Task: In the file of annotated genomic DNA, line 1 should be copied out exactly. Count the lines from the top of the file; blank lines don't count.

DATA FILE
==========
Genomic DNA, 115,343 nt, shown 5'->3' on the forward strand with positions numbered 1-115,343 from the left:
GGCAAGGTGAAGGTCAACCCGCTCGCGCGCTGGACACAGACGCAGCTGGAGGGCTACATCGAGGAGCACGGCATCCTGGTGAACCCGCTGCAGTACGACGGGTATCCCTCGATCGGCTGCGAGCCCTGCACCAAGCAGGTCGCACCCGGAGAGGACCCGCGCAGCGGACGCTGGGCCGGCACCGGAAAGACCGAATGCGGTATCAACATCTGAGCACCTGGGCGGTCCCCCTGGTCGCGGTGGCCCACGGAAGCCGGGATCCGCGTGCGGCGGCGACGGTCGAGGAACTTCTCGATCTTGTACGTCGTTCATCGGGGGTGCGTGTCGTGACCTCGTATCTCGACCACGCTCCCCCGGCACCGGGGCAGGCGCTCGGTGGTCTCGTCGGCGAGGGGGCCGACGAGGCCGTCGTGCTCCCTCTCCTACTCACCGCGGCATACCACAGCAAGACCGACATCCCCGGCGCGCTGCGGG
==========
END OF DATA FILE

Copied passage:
Genomic DNA, 115,343 nt, shown 5'->3' on the forward strand with positions numbered 1-115,343 from the left: